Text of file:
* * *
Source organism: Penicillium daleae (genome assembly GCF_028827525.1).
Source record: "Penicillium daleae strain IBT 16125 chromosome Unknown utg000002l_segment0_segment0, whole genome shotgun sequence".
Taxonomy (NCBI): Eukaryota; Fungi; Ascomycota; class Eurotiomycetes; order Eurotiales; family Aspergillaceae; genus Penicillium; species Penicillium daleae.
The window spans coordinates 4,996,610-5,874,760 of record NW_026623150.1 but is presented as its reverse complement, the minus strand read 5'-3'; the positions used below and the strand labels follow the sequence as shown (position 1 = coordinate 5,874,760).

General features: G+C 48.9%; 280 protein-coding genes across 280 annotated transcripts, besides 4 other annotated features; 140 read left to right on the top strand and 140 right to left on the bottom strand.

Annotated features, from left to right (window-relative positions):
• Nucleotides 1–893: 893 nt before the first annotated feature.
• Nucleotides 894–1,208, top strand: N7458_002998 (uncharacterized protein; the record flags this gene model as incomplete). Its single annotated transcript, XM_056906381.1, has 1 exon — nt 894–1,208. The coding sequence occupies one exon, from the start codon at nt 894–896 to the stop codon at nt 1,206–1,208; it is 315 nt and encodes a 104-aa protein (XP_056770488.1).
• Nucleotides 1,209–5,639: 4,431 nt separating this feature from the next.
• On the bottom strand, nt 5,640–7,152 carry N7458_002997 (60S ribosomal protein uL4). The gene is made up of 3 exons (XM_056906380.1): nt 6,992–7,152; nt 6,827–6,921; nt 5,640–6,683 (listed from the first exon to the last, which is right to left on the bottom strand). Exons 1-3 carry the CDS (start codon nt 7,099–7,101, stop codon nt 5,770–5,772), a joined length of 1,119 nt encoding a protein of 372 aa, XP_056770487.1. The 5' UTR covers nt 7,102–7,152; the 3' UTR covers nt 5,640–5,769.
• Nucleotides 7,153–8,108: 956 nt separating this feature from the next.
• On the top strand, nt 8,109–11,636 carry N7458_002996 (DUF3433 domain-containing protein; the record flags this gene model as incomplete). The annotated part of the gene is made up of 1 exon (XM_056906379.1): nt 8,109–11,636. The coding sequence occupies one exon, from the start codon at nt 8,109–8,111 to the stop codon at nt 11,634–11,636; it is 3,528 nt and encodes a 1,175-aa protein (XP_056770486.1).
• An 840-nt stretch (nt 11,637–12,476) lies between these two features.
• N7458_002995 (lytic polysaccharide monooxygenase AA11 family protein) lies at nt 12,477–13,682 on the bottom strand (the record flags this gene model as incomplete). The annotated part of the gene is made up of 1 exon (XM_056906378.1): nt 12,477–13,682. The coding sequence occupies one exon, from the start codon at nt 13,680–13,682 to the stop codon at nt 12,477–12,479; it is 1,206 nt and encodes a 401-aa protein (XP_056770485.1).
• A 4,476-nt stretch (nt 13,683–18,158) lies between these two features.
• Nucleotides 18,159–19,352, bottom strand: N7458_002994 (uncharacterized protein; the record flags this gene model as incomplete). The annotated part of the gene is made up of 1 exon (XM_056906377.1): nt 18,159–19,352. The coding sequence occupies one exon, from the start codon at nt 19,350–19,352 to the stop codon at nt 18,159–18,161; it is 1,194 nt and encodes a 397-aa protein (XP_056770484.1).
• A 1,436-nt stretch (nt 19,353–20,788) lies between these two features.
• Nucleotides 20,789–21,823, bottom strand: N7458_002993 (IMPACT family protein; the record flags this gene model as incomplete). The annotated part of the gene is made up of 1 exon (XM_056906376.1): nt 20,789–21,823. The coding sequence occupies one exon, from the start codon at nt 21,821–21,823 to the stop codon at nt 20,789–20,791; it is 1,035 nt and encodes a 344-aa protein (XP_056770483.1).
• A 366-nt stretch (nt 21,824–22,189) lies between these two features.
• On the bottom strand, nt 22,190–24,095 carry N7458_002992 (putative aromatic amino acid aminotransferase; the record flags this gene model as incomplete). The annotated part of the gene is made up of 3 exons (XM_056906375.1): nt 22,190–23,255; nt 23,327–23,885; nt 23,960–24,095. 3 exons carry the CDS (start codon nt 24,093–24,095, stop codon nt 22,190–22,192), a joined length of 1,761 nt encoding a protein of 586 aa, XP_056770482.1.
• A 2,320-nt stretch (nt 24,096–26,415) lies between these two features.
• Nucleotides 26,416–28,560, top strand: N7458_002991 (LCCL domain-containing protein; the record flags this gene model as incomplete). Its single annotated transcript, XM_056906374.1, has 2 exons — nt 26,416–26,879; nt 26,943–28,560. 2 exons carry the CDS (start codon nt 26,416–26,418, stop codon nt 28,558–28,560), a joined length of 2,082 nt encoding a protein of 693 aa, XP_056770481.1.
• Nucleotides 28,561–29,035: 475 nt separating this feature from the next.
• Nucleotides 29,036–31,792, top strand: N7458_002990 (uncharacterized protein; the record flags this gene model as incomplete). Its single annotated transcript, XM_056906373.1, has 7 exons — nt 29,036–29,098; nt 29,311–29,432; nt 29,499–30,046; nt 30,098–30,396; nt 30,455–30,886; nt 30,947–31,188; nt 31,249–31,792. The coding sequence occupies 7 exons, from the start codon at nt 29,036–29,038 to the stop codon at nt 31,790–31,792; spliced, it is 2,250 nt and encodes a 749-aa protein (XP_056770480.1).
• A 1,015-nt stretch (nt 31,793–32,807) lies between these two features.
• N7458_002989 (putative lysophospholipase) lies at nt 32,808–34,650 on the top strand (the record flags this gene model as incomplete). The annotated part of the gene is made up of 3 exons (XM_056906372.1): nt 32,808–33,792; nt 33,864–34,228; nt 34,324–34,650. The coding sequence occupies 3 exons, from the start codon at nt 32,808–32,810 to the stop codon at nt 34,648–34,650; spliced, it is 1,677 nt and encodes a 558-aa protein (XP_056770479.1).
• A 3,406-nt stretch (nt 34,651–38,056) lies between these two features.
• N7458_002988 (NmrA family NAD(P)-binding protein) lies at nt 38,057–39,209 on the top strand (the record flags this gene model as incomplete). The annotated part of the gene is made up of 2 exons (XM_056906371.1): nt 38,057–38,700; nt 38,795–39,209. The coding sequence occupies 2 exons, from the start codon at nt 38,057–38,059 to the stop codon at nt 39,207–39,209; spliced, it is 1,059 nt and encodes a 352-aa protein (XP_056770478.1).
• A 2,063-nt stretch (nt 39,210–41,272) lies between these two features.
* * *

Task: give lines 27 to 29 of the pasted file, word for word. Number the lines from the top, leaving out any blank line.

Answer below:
• A 3,406-nt stretch (nt 34,651–38,056) lies between these two features.
• N7458_002988 (NmrA family NAD(P)-binding protein) lies at nt 38,057–39,209 on the top strand (the record flags this gene model as incomplete). The annotated part of the gene is made up of 2 exons (XM_056906371.1): nt 38,057–38,700; nt 38,795–39,209. The coding sequence occupies 2 exons, from the start codon at nt 38,057–38,059 to the stop codon at nt 39,207–39,209; spliced, it is 1,059 nt and encodes a 352-aa protein (XP_056770478.1).
• A 2,063-nt stretch (nt 39,210–41,272) lies between these two features.